Over the past few weeks, I’ve had a few clients contact me saying that their website won’t load. Instead, their current installation of WordPress tries to download a file whenever they access their site.
This doesn’t matter if you try to access
/wp-admin, or any of the usual directories. Further, if you look at the permissions on each of the files, everything looks in order.
On top of that, there are no suspicious (read: malicious) files in place that would be redirecting a user’s request or anything like that.
So what gives?
WordPress Tries to Download a File
The problem could be any number of factors, but what I’ve to be one of the most common problems is that the host has ended up changing something about Apache as well as the version of PHP running the server and has either opted not to notify the user or the information has not been passed on to me.
Whatever the case, this is how I’ve been resolving this issue. But first, note that…
- Many of the installations that I’ve been working with are using older versions of WordPress,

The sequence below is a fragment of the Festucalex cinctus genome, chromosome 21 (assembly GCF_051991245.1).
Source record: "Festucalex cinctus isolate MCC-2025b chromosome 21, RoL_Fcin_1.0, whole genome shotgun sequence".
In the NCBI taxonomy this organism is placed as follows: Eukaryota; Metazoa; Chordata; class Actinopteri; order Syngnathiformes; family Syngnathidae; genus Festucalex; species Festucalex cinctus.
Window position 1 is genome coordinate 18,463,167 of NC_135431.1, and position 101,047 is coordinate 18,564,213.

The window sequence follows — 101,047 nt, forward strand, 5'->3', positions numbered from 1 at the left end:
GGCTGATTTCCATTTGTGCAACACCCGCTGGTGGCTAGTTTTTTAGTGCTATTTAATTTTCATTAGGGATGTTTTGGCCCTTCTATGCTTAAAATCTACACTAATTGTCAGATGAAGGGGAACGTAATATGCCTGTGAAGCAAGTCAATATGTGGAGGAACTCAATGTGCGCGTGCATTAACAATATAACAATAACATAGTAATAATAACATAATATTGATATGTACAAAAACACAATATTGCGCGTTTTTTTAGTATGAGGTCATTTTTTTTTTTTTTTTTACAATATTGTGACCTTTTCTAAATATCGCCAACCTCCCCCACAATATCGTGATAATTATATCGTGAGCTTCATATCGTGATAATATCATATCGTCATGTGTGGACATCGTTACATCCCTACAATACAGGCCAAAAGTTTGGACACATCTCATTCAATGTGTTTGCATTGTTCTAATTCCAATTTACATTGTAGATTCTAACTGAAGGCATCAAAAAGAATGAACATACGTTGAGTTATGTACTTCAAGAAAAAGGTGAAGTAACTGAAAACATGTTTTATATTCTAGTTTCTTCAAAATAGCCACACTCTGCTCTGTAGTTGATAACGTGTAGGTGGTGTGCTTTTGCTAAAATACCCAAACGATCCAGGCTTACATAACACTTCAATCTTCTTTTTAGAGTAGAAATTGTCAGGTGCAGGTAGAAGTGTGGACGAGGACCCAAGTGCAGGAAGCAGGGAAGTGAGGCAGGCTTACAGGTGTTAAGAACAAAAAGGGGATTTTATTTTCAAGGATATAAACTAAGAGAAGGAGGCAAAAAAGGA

- The hosts on which the sites are running are not necessarily “top-tier” hosts.
With that said, let’s say the the default
.htaccess file looks like this:
Nothing out of the ordinary. But if the server has made changes to the web server and has, say, enabled the PHP5 module, then you may need to add a directive to the file instructing the server to use a handler for PHP5:
Save the file, upload it, and you should (read: may) be good to go. I don’t know if this will solve your particular problem, but I’ve seen this happen a few times now and this seems to be the fix especially when working with older (that is, pre-4.0) versions of WordPress.
For those who are curious, the reason this works is that you’re instructing the web server to use a PHP5 handler to handle requests for PHP files. If, for some reason, the host has been upgraded and not configured correctly, this is one way to provide a manual fix.